- The Washington Times - Tuesday, May 15, 2007

The news (a partially torn labrum and dislocated left shoulder) didn’t sound particularly good for Shawn Hill. Fortunately, the Washington Nationals pitcher is right-handed and thus won’t need to miss a prolonged period of time before returning to the mound.

“I’m hoping maybe a week to 10 days of minimal activity, then ideally right after that start cranking it up,” Hill said yesterday after being placed on the 15-day disabled list. “I don’t know exactly what they have in mind, but I’d like to be back at the latest by the middle of June.”

The Nationals surely will miss their best starting pitcher for the next month, but that’s still a better diagnosis than the worst-case scenario the club feared. Hill’s non-throwing shoulder might be hurt, but his throwing elbow is not. An MRI taken yesterday revealed no structural damage in a right elbow that already has had ligament replacement surgery.

That was Hill’s biggest fear after he pulled himself out of Friday night’s game complaining of elbow pain. The 26-year-old, 3-3 with a 2.70 ERA in eight starts, said his elbow MRI showed “a little bit of junk in there” but said team doctors aren’t worried about that.

Actually, the elbow pain appears to have been a residual effect of the shoulder injury, which left Hill’s mechanics slightly out of whack. He hurt himself while diving into third base April 20 in Florida, then exacerbated the injury (in which the shoulder joint comes out of the socket but pops back in on its own) making an awkward catch at first base May 1 in San Diego.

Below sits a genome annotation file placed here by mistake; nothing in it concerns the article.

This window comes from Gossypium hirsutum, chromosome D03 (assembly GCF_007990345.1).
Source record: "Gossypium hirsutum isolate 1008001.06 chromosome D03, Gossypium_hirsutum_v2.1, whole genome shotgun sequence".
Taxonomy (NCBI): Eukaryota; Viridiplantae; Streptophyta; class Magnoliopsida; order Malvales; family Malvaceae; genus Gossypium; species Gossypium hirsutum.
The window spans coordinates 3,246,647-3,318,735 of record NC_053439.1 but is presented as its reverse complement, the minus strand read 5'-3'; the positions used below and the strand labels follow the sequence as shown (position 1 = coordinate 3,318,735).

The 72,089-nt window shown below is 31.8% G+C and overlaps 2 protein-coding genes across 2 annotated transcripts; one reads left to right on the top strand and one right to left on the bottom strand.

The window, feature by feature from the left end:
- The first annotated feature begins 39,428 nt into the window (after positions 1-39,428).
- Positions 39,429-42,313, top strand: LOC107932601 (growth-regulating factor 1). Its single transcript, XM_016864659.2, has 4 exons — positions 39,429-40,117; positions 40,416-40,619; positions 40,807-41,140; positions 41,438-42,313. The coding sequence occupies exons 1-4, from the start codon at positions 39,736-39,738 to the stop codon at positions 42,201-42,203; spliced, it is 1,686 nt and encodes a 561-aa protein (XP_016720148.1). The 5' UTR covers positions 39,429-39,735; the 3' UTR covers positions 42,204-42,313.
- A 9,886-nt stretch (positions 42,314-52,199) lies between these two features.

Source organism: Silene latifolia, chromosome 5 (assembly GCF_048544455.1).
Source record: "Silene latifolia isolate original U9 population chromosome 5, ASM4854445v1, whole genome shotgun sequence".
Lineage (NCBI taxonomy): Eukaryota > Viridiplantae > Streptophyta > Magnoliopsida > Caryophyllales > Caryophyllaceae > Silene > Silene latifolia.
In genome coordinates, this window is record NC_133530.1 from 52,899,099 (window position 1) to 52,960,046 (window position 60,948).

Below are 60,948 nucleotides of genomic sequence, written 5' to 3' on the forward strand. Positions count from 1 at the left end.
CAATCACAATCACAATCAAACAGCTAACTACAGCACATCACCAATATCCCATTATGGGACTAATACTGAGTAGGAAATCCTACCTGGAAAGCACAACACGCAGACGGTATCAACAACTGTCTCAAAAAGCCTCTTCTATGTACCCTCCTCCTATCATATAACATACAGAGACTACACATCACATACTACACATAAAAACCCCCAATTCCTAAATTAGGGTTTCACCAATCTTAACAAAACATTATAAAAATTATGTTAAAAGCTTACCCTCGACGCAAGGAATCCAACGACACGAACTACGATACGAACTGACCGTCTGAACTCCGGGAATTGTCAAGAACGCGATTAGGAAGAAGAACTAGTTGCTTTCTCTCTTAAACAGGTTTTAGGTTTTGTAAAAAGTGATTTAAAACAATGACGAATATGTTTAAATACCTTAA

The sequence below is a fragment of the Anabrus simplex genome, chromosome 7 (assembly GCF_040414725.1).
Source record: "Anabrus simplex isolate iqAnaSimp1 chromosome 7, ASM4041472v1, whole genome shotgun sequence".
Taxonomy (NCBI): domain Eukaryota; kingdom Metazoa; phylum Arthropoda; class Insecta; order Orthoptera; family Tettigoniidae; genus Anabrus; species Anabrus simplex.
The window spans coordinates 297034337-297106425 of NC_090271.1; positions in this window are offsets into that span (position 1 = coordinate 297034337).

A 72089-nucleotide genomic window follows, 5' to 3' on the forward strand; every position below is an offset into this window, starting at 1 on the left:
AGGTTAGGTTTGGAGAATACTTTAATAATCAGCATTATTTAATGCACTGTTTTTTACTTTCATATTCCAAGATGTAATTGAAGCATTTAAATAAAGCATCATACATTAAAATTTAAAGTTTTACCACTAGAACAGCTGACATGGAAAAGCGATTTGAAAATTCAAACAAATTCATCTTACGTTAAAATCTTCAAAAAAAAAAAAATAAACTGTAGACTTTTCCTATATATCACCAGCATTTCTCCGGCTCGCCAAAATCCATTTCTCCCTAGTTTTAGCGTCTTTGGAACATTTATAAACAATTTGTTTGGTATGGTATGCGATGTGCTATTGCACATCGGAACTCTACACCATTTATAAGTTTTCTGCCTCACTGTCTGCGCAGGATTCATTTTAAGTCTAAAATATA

Though he was able to keep pitching through it, Hill can’t help but kick himself for having his breakthrough season derailed by a freak accident that probably could have been avoided.

“Absolutely, considering I did it to myself, too,” he said. “It wasn’t like somebody ran into me. I basically did it to me, a stupid play. It’s definitely frustrating, especially because things were going pretty well. You’d like to keep on going, and now I have to shut it down and start back up.”

Cordero returns

Hill was replaced on the 25-man roster by Chad Cordero, who came off the bereavement list following a week at home in Southern California to see his dying grandmother.

Cordero said he was relieved to be back at RFK yesterday following the death early Friday of Josie Cordero, 76, from brain cancer. Chad Cordero admitted he had been preoccupied with his grandmother’s failing health, adversely affecting his performance. The right-hander blew four of his first eight save opportunities this season but sounds determined to turn his fortunes around now.

“I’m ready,” he said. “I stayed focused and everything. I came back, cleared my head and I’m really good now.”

Don’t look for Cordero to close any games for the next few days, though. Manager Manny Acta said he would ease the reliever back into his role, so Jon Rauch remains his ninth-inning pitcher for now.

Regardless, Acta said Cordero looks ready to return to his previous form.

“I could tell just by talking to him. He’s a totally different guy,” Acta said. “He’s already refreshed, and his face reflects no worries or anything. I’m sure a lot of weight has been taken off his shoulders.”

Casto demoted

Following last night’s game, the Nationals optioned outfielder Kory Casto to Class AAA Columbus and made plans to activate Jerome Williams off the 15-day DL so the right-hander could start tonight’s game at RFK.

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